Imposter Syndrome Alive and Well at Tech Field Day 19

So the other morning I received my official invitation to Tech Field Day 19 in Silicon Valley, June 26th through the 28th.  This official email set my Imposter Syndrome (from now on known as IS since I’m a lazy typist) into over drive, all while sitting in San Diego getting ready to participate in a Cisco thing that already had my IS on edge.  There are few things on the planet that warrant this kind of reaction in the technology world, but this is on the list.

A little history for those who haven’t read the past 18 months of my ramblings.

I’m a Two Way Radio guy by trade, got into Wi-Fi because I was “bored” and just over 2 years ago, was introduced to a greater online technology community.  In the interim 2 years, I became more involved in the Wi-Fi community, started to get certifications, and last year was invited to Mobility Field Day 3.  Before that invitation, I knew about Tech Field Day the same way we know about most things.  We know it exists, every once in a while it pops up on the radar, but not really sure about the greater community that lives behind it.

With some trepidation, I made my way to San Jose in September of 2018 to attend my first event, the aforementioned Mobility Field Day 3.  If you have never attended any Tech Field Day event, it can be a little unnerving honestly.  You find yourself hanging out with people you have only read about and listened to (or watched) online in podcasts or video blogs.  Then you find yourself sitting next to them, with a dedicated microphone snaked down your shirt, a camera that will spin around to face you when you talk, being broadcasted on the Internet in real time, while a vendor presents their new tech and ideas.  All while a bunch of people watch you live.  I think it’s worse than being on TV since the people watching KNOW when you mess up or ask a dumb question.

Imposter Syndrome?  Yea, that’s a poster child for Imposter Syndrome right there my friends.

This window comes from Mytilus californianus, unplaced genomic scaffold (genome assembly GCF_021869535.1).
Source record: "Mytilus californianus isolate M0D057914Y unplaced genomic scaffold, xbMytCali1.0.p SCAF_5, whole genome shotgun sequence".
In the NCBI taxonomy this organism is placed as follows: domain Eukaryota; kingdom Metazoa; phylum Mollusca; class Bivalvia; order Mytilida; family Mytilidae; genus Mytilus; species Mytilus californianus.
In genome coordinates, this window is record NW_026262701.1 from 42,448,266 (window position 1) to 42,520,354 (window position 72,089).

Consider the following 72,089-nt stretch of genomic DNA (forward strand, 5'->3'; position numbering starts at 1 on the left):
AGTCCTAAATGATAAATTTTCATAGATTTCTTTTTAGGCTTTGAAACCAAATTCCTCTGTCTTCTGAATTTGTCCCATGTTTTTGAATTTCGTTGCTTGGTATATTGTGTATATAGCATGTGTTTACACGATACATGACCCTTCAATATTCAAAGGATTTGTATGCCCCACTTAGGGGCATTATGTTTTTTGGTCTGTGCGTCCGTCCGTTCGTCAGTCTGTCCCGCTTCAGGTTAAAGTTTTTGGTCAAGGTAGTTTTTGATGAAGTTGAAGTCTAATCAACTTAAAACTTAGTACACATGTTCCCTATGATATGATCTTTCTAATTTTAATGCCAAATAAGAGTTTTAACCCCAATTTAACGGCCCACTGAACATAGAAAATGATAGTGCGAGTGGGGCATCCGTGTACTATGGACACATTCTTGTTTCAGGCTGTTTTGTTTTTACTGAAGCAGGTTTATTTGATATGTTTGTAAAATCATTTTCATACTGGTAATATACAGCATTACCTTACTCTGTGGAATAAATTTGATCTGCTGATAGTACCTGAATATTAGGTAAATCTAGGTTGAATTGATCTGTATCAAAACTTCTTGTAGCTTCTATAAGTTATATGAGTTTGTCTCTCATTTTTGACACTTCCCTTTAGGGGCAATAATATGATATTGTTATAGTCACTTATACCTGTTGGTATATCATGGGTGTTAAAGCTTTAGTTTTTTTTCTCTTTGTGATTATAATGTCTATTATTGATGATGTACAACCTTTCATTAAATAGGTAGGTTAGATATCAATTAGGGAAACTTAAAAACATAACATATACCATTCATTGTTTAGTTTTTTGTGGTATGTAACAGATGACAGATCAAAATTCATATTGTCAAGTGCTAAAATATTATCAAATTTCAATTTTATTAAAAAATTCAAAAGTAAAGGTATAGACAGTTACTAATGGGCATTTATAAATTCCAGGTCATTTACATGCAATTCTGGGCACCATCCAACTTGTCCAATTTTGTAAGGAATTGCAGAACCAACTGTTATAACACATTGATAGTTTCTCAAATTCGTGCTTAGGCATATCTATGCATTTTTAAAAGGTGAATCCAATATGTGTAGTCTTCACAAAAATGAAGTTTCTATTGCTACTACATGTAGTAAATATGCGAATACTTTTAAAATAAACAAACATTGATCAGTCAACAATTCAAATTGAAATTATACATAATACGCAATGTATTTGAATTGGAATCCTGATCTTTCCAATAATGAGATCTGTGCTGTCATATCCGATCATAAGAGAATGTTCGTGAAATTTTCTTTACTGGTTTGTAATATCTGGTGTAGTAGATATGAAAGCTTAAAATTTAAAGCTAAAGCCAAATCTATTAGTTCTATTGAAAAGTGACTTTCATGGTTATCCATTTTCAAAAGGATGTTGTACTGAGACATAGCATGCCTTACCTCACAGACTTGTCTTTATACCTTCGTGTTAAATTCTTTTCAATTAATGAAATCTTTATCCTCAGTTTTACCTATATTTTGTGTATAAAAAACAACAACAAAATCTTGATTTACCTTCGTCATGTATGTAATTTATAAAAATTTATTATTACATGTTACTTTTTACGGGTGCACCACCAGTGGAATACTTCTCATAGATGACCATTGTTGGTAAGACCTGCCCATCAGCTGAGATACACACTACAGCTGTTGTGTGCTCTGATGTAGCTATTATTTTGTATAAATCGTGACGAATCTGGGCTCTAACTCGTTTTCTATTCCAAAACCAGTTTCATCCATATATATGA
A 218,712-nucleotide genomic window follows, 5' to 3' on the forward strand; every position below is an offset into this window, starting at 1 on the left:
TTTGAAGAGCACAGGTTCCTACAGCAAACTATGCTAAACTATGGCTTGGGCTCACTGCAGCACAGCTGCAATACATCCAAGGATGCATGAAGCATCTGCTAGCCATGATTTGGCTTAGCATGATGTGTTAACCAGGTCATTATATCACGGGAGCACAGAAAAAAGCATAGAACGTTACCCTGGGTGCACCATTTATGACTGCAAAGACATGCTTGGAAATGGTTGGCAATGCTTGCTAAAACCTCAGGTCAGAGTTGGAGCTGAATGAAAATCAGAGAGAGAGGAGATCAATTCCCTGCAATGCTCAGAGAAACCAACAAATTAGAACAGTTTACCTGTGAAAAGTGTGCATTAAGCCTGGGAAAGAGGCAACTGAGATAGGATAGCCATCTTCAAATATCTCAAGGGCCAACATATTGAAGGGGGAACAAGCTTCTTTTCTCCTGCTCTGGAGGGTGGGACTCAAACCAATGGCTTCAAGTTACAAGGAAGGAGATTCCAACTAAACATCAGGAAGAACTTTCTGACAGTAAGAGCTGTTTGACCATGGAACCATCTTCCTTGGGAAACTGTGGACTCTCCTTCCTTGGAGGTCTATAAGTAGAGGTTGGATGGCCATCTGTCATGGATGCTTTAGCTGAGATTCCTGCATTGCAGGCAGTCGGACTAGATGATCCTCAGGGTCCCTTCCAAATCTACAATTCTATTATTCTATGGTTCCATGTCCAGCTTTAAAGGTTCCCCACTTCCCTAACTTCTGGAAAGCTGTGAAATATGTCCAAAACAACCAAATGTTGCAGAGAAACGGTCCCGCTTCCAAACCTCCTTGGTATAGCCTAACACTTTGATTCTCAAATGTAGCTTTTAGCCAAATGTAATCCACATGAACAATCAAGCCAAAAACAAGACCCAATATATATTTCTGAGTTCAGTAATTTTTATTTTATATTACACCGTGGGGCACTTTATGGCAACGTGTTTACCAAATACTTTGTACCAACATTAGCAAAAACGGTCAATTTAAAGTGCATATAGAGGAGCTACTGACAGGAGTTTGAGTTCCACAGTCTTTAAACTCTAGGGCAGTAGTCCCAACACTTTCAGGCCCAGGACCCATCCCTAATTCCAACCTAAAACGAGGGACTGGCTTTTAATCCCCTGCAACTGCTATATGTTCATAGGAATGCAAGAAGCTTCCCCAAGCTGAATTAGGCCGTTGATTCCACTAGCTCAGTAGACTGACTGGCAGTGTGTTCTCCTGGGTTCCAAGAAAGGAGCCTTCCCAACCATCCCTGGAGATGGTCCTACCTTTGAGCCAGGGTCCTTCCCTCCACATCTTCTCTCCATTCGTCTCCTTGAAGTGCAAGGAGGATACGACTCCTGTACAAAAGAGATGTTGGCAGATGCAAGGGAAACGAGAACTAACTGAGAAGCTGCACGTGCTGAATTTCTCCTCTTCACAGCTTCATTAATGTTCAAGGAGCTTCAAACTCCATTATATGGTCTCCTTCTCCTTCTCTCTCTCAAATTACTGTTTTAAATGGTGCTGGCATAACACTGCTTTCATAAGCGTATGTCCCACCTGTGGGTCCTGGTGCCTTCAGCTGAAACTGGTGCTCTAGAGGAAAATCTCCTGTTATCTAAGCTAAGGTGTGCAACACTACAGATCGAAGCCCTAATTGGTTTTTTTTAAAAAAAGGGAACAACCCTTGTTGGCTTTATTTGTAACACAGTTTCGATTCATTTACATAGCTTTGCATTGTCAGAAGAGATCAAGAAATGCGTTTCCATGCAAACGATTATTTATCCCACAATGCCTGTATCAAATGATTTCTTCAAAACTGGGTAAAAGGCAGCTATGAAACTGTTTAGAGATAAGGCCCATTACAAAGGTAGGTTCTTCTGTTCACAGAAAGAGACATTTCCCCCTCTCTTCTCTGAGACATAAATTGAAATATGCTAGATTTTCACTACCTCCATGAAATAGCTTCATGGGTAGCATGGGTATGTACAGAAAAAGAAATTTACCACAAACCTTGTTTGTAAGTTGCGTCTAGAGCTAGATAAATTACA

Now, to top it all off, they have invited a wireless guy (“mobility” is the new term I guess) to go sit with a bunch of smart techy people and do the same thing again.  Yea, that’s a little unnerving.

Why do it you ask?

Cause I know what Imposter Syndrome is.  I also know that people that I hold in the highest regard also suffer from IS.  These are people that teach classes that others pay for and they worry about it.  I do it because I know that having a little fear is healthy.  It keeps us sharp, keeps us on our game, and forces us to continue to work hard.  If you stop having IS, then maybe you should re-evaluate your commitment to your craft.  Maybe one day you won’t worry about being found out as a fraud, but you should always worry about being the best.  Worry about keeping up to date, worry about learning more than you know today.  When IS gets to the point you can’t function, then ask for help.  Ask me, ask on social media, ask a medical professional. (Maybe run that list in reverse order, I’m probably not the best at this!)

If you managed to make it the 500 plus words to get to this point, and have never heard of Imposter Syndrome, I have to say that I am truly sorry.  Once I heard about it (from the people I hold in high regard) I was finally able to put a name to what I felt.  I might not know how to solve it, but having a name helps.  I was also able to learn what it is, and how many people it affects.  I’ve seen countless other blogs about it, I have seen articles on LinkedIn about it, I even saw it referenced in a documentary on called “The Gentleman Driver“.  While it doesn’t solve my issues, at least I get to talk about it.

Talking about it is a good thing, since I like to talk and being on some of these adventures require that I do some talking.  Sometimes it helps if I even sound intelligent about it!

As part of writing this, and to feel like I did something other than ramble on about nothing, I found some more information about Imposter Syndrome.  To quote a “mentor” of mine, I turned to the source of all knowledge on the Internet, Wikipedia, and found this.  In order to have a little fun, and to kill some time, I found an online test you can take to find out how much you suffer from Imposter Syndrome.  Even if you don’t trust the results of the test, the questions were rather insightful and, I might add, useful.  You can find that test here.

Until then, stick around as I work to improve my own Imposter Syndrome.  Go ahead and mark your calendars for June 26th and when that day comes around, tune in to the Tech Field Day website and watch as yours truly takes his Imposter Syndrome score of 94 out of 100 for a test drive for all to see!



  1. Jim …great blog…as one who knows less the most…I suffer from that everyday…it’s. A funny thing about IS ….the more you learn the more IS seems to affect us.


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